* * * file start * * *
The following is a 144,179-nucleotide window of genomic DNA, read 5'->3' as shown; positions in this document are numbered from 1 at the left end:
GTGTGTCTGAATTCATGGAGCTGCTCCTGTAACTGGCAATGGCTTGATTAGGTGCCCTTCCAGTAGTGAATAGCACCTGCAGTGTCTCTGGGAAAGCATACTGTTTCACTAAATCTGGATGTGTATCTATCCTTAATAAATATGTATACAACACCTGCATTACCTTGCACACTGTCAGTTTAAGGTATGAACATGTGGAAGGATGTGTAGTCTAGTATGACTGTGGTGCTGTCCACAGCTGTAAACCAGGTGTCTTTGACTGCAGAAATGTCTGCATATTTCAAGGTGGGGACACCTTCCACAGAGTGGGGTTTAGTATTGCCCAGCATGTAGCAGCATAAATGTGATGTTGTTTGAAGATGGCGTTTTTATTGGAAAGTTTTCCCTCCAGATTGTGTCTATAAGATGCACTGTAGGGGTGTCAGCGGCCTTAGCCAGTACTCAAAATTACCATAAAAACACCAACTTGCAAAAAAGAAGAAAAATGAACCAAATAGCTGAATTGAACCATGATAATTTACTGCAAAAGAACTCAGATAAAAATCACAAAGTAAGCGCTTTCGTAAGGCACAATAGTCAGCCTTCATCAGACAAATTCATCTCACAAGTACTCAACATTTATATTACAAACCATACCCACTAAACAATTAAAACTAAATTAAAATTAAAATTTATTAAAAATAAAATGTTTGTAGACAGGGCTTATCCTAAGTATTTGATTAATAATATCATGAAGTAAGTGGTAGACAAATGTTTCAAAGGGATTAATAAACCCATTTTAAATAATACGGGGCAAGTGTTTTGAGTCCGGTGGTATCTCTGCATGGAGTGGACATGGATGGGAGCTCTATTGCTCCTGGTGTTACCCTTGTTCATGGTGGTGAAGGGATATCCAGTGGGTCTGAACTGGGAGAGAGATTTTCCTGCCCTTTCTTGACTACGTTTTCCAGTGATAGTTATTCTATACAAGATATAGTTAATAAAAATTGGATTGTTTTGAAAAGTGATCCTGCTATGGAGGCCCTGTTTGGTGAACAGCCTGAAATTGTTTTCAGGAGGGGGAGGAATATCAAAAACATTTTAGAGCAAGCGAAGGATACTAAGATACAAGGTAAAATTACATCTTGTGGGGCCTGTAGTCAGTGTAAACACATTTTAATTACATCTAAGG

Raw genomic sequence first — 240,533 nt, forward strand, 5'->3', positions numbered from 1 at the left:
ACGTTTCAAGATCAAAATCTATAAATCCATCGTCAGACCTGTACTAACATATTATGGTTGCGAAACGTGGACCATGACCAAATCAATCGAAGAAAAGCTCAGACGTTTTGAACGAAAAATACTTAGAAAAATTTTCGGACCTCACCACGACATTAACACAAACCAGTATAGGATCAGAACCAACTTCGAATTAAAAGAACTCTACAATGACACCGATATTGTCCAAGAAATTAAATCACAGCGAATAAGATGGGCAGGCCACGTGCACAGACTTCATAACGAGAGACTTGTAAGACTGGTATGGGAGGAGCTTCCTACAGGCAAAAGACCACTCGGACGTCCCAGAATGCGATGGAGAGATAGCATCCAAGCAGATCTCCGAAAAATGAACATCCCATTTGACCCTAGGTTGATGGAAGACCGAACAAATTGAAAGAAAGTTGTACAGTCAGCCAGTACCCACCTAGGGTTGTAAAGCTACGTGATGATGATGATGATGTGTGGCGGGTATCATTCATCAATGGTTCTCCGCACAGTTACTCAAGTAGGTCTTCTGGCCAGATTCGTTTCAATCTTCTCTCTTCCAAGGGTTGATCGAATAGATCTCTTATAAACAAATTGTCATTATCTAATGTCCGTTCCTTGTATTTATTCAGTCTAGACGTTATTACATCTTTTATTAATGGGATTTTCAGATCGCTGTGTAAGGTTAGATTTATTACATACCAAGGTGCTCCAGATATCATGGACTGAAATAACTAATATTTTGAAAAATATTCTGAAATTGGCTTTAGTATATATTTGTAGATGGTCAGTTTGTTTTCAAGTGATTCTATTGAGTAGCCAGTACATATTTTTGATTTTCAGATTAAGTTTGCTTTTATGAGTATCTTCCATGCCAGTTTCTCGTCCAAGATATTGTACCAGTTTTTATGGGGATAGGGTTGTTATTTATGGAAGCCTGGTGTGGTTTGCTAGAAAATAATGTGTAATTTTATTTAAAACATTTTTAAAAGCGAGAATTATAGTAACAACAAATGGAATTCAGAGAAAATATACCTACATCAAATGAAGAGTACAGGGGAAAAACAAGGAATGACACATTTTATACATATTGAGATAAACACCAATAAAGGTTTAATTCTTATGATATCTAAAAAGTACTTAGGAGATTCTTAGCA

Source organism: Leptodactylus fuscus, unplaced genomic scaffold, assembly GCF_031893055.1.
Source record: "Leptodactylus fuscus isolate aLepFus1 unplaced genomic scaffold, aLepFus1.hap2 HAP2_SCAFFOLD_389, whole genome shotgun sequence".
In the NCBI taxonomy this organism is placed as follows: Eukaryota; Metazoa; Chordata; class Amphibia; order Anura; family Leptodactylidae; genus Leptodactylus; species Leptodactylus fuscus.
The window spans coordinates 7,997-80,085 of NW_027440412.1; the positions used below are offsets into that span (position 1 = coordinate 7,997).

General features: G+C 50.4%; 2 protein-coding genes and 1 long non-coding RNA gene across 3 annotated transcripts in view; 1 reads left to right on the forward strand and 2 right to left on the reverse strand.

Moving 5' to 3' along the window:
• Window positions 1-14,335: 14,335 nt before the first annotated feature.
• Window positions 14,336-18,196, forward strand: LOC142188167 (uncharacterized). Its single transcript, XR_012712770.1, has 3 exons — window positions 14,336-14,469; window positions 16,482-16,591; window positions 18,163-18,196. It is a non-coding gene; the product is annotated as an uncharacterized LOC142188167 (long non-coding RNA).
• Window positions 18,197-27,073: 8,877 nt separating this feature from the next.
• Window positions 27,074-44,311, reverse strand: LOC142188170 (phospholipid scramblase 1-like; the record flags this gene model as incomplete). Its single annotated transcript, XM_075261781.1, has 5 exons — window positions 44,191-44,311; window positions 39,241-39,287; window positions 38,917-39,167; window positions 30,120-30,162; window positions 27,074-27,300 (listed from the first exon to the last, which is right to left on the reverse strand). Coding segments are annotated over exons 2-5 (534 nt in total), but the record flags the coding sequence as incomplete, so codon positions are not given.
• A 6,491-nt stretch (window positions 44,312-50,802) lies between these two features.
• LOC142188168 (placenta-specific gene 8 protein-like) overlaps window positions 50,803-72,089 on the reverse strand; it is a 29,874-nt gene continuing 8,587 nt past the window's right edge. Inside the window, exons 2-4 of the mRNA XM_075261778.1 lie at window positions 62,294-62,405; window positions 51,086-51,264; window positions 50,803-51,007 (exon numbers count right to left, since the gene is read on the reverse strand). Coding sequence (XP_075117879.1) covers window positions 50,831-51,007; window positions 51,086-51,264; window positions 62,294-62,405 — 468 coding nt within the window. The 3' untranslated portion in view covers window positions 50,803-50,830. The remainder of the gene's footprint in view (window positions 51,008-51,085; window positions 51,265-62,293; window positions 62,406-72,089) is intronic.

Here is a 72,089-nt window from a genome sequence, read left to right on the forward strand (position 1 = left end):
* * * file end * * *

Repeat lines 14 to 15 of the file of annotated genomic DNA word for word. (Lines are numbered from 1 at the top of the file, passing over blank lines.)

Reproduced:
• Window positions 27,074-44,311, reverse strand: LOC142188170 (phospholipid scramblase 1-like; the record flags this gene model as incomplete). Its single annotated transcript, XM_075261781.1, has 5 exons — window positions 44,191-44,311; window positions 39,241-39,287; window positions 38,917-39,167; window positions 30,120-30,162; window positions 27,074-27,300 (listed from the first exon to the last, which is right to left on the reverse strand). Coding segments are annotated over exons 2-5 (534 nt in total), but the record flags the coding sequence as incomplete, so codon positions are not given.
• A 6,491-nt stretch (window positions 44,312-50,802) lies between these two features.